Awareness of the environment has grown rapidly over recent years - and has resulted not just in international protocols and targets for politicians to argue over, but in legislation with real bite. In many parts of the world, such as Europe, Japan and particularly California, the regulations involving hydrocarbon emissions are becoming ever more stringent.
Today over 30% of the weight of a new car comes from polymeric components, including much of the fuel containment and delivery system. Although these materials offer considerable price, strength, weight and other advantages, they are unfortunately not the almost perfect barrier to hydrocarbons that metals are. So the new regulations mean that extensive materials testing is becoming the norm.
The most important part of this relates to vapour Permeability as embodied, for example, the SHED test (Sealed House for Evaporative Determination). SHED sets a European level of 20g of hydrocarbon emissions from a whole (new) car over a 24 hour period, though this is set to reduce to 5g in the foreseeable future. In the US a part of the test also involves emissions from a car while running.
The main source of hydrocarbon emissions is the fuel circuit, which is mainly produced from polymeric components - often polyamide for the fuel pipes and polyethylene for the fuel tank. The use of fuels and fuel blends add an extra layer of complexity to automotive testing as these are often more hostile to the polymers than straight unleaded fuel. Adding Methanol (e.g. grain alcohol) to the fuel swells the polymer increasing its permeability - as can temperature and a variety of lesser factors.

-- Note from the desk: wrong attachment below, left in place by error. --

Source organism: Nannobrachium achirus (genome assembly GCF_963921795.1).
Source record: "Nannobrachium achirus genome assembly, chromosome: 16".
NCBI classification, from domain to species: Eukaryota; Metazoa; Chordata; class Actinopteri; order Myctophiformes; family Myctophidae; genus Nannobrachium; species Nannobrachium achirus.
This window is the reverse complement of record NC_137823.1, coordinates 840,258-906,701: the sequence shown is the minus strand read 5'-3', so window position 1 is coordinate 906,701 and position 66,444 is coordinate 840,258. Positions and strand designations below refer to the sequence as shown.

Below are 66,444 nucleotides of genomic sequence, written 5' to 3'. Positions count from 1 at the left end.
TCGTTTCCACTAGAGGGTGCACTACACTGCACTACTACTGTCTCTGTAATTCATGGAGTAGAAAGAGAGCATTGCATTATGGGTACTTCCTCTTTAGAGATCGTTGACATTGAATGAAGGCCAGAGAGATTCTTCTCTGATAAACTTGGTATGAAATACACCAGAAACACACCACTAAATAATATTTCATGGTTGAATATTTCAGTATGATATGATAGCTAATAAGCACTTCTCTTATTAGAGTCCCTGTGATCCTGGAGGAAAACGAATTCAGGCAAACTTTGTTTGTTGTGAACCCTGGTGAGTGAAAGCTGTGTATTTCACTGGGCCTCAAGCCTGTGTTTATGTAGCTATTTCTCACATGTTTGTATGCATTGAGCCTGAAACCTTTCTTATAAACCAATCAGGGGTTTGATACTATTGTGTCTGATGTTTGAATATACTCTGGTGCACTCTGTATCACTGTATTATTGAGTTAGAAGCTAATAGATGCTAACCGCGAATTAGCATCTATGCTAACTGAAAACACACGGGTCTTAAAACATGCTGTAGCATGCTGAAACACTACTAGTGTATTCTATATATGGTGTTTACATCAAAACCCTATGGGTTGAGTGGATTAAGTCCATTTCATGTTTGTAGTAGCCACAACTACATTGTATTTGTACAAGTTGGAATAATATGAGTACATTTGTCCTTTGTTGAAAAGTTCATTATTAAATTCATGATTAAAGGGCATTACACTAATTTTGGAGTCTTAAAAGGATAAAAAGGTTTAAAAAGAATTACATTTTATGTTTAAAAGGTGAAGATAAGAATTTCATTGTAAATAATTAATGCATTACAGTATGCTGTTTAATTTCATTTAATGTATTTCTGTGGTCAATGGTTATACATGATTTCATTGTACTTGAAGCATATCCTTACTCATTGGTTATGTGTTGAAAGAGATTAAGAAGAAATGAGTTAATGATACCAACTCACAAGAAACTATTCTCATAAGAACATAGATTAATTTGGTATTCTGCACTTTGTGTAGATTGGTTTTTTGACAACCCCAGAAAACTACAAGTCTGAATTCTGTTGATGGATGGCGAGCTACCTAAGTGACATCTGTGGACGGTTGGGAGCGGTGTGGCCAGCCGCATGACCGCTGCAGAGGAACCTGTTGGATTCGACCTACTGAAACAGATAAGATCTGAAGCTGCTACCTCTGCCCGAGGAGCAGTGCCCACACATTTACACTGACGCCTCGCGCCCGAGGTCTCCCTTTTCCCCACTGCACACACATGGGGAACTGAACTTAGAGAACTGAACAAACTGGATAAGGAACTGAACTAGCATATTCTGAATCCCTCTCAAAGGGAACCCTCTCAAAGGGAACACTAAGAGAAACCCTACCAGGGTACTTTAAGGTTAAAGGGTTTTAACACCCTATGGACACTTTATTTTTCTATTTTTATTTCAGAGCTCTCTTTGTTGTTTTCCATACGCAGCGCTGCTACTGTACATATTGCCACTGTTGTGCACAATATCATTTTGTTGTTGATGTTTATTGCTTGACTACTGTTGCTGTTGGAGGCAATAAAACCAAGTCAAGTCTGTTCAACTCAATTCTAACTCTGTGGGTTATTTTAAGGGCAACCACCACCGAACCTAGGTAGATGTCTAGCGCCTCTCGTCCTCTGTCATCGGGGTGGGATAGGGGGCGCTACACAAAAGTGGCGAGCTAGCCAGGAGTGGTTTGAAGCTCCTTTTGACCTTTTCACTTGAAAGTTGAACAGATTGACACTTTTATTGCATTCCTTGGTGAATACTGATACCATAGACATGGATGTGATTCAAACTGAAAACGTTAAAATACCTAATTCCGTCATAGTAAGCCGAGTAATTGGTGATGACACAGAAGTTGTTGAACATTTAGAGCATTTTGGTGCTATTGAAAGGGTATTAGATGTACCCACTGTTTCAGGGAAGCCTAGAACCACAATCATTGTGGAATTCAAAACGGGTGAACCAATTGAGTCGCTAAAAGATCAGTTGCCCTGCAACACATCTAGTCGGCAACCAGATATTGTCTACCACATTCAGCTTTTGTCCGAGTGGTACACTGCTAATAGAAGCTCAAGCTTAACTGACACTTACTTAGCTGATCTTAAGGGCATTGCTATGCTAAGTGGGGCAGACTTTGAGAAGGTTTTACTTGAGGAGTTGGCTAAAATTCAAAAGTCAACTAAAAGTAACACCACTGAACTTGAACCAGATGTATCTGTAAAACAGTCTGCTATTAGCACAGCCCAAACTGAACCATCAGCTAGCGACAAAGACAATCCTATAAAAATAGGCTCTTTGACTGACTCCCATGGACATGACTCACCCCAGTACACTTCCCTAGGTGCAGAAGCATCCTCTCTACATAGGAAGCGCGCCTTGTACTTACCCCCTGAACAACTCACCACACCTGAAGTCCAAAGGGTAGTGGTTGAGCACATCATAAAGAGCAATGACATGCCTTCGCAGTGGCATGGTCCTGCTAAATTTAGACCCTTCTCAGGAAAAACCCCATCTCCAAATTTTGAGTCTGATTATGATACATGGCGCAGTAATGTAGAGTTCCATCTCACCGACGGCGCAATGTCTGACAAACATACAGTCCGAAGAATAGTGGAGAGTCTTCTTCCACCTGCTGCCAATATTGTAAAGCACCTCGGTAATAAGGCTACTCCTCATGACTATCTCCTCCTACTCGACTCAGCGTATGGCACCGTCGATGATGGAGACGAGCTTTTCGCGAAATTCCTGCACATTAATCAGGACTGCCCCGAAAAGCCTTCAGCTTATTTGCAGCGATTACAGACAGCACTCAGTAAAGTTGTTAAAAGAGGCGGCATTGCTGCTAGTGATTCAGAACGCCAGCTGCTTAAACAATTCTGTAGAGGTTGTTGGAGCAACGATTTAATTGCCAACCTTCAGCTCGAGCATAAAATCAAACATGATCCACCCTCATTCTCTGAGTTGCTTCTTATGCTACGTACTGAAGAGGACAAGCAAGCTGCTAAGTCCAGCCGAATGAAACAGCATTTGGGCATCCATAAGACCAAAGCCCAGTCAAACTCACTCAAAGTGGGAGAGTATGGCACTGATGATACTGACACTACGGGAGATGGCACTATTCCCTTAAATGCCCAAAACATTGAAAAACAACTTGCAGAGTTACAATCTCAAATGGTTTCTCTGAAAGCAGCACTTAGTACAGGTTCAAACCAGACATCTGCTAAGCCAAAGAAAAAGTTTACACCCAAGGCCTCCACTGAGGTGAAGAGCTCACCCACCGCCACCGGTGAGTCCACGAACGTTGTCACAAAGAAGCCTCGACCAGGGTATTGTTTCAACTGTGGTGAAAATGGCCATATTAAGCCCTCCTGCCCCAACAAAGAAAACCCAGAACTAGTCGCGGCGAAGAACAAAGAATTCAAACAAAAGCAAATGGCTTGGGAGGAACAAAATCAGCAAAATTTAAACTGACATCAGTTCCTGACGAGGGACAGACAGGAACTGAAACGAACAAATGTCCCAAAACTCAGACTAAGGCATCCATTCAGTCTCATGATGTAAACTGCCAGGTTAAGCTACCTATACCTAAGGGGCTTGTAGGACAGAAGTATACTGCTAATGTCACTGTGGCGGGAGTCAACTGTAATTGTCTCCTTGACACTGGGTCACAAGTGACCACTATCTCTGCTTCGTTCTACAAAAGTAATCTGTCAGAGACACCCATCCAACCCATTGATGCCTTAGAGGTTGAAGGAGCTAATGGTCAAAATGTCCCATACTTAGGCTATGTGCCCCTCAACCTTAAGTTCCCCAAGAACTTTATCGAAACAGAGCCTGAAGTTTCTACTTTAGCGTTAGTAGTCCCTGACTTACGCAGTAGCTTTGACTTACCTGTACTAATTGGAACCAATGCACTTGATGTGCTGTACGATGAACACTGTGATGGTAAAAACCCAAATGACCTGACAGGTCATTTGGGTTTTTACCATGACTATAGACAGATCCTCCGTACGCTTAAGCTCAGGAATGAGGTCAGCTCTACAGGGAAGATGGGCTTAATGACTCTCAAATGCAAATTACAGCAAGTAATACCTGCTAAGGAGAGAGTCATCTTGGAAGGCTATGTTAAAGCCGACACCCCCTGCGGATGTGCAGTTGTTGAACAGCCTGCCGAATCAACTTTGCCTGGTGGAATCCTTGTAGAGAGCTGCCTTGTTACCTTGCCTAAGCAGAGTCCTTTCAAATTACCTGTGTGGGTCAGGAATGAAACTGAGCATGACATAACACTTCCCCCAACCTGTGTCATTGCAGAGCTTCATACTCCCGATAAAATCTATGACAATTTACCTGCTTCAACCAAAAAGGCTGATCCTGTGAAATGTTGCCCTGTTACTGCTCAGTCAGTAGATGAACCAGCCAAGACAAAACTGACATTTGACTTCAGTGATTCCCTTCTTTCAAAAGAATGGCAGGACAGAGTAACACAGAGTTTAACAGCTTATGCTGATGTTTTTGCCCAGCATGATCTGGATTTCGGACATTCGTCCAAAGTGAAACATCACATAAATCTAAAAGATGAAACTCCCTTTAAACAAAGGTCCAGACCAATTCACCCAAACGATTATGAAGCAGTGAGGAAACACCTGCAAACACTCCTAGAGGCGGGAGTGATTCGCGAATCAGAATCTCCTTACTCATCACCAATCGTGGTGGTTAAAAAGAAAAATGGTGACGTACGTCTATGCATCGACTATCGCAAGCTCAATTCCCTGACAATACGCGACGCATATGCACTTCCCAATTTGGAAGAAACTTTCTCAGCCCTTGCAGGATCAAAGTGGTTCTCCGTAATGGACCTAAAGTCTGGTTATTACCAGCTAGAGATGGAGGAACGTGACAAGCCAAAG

Emissions from the multitude of different components, materials and joints each add to the overall result, and all of these need testing, optimizing and to be made from the most suitable materials using highly reliable mechanical designs and seals.
Testing the hydrocarbon permeability of a component has traditionally not been an easy task and only the recent advent of accurate and reliable instrumental techniques to the area has made it a practical desktop reality.
The few Instrumental VTR (vapour transmission rate) meters there are vary in design, appearance, mechanism, components and even in the type of measurement sensor used. However, in most instruments one side of a sample is exposed to a gaseous hydrocarbon environment, and the vapour that passes through the sample is swept to a sensor on the other side by an inert gas. Typically the instrument allows the sample to be fixed between two halves of a stainless steel chamber housed in an accurate thermostatically controlled oven. In the lower half of the chamber, the desired hydrocarbon vapour pressure conditions are generated, and dry gas is passed through the upper half where an extremely accurate measurement is made. When dealing with polymers, equilibrium is usually reached with a few hours, although in some cases, results are obtained in as little as 45 minutes. This compares to days, weeks and even months for traditional gravimetric measurements of the same materials.